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UBC cooking competition aims to show bugs are great to eat

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There was only one rule contestants had to follow at a cooking competition held at UBC on Tuesday: the dishes had to include bugs.

Four groups presented judges with their creations – shortbread, tacos, cheesecake and ginger cookies – all made with cricket flour or mealworm.

Dubbed the Great UBC Bug Bake Off, the event is designed to show students and the public that insects are edible, nutritious and packed with protein.

“So that the negative feeling that people have about insects should be lessened, or should go away, or should be eliminated,” said Dr. Yasmin Akhtar, lecturer in the Faculty of Land and Food Systems.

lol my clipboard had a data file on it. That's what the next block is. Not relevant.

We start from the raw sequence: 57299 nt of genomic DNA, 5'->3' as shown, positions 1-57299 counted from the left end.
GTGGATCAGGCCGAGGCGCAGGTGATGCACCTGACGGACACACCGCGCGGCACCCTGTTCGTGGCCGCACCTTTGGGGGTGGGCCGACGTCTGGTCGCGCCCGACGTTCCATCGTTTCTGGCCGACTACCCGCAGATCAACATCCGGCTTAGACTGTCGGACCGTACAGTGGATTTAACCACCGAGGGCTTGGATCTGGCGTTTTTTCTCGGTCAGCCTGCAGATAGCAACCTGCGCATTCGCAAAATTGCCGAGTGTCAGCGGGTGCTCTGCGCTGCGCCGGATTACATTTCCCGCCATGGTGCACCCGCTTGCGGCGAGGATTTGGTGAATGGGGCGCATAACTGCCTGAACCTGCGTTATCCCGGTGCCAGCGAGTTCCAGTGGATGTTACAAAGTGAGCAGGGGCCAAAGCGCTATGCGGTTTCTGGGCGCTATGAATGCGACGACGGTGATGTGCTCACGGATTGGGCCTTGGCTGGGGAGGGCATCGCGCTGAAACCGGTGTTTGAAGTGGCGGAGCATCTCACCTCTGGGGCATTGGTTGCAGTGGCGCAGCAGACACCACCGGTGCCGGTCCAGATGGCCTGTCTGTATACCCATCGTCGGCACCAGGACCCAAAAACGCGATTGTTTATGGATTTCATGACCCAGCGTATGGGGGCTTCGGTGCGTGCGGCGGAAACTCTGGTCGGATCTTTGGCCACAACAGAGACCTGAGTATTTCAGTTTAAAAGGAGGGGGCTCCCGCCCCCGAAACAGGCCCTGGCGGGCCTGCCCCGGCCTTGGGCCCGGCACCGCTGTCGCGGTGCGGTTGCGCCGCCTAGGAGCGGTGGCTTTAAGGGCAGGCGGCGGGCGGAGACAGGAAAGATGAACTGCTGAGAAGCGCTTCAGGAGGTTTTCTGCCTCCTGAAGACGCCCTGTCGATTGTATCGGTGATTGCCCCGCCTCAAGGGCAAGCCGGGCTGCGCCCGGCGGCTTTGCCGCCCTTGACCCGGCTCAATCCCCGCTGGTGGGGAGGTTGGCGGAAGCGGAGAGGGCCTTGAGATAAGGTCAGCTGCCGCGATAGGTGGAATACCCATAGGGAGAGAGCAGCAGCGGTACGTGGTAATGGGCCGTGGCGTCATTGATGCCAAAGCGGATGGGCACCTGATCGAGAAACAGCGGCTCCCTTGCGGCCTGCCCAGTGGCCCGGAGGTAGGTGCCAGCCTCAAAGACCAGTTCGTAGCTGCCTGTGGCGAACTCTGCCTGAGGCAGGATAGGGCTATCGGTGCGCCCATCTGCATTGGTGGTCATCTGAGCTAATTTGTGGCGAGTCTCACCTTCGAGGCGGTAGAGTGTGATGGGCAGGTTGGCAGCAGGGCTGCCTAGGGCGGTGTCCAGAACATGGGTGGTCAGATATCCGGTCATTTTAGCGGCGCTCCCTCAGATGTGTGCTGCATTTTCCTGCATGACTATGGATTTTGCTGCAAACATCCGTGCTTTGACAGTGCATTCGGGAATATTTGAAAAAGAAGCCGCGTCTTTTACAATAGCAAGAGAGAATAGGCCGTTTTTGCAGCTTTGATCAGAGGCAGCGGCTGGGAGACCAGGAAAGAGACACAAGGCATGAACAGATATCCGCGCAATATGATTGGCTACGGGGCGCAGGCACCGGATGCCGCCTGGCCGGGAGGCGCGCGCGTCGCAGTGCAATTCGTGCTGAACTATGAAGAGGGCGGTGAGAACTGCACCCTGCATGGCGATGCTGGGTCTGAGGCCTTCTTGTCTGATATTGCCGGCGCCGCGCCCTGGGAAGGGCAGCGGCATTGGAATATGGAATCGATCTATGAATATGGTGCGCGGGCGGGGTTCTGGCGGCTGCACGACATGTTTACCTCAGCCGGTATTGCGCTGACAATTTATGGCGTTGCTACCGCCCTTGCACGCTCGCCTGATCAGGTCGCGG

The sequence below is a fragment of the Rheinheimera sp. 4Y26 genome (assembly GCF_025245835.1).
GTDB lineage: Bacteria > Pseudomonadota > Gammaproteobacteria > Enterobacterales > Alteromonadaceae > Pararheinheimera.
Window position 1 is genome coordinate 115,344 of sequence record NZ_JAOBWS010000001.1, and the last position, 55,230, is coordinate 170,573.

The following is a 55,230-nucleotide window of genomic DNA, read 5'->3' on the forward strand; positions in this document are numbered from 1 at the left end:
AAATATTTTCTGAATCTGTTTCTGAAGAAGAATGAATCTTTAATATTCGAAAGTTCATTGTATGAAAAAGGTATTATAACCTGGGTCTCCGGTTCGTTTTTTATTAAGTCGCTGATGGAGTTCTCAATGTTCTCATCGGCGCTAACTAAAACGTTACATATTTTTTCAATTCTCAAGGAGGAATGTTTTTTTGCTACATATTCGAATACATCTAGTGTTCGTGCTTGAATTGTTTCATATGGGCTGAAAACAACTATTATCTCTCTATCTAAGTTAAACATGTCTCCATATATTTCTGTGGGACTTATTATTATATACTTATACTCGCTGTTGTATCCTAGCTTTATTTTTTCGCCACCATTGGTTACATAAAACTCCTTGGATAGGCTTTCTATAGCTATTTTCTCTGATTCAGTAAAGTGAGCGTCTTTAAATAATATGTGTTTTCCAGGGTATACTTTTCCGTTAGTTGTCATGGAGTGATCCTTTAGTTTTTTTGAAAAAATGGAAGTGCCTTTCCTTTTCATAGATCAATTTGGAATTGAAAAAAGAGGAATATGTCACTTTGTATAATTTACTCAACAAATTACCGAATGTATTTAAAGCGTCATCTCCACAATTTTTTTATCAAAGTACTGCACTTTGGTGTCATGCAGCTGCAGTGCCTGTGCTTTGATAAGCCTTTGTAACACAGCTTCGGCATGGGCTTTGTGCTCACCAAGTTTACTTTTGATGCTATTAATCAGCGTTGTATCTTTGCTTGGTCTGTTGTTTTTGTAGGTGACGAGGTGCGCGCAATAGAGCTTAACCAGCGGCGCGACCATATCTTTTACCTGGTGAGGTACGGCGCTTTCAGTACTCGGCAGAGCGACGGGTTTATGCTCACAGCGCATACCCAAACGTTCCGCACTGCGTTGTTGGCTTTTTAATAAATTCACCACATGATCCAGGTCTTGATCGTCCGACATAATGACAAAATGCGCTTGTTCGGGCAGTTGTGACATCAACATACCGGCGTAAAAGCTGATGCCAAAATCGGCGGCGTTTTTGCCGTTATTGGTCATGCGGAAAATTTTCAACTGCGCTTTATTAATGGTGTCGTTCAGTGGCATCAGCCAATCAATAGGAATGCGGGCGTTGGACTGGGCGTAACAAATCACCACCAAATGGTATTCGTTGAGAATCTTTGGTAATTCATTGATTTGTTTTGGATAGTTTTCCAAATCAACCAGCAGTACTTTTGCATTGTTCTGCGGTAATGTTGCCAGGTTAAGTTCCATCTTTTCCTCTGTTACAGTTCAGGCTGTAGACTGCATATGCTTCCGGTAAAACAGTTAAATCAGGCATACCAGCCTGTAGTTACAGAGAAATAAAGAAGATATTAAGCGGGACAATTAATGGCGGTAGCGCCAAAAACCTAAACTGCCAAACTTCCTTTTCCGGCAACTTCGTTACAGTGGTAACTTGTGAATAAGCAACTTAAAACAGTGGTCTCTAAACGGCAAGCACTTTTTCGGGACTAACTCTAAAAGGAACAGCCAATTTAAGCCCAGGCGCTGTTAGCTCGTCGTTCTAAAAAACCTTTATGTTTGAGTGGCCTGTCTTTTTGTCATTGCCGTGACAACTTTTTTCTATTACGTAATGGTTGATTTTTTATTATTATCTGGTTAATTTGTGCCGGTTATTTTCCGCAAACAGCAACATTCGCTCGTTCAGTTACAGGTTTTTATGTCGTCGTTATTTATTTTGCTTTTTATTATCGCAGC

Marks were given for ingenuity, texture and, of course, flavour.

“Ew, gross, sure, but you know, we have to have a more healthy relationship with our food system,” said UBC executive chef David Speight, who was one of the adjudicators.

“Our food system is broken, and if we are going to feed 10 billion people down the road, we really do have to rethink our relationship with food,” he argued.

There is also an environmental benefit to eating bugs. Rearing them requires less water, feed and space.

“Insects are just like animals that we regularly consume, just like beef, chicken, pork,” said student Nicole Lee.

In the end, the chefs who made the shortbread with cricket flour were chosen as the winners.

The cookies were sweet and crunchy, with just a hint of bug.  

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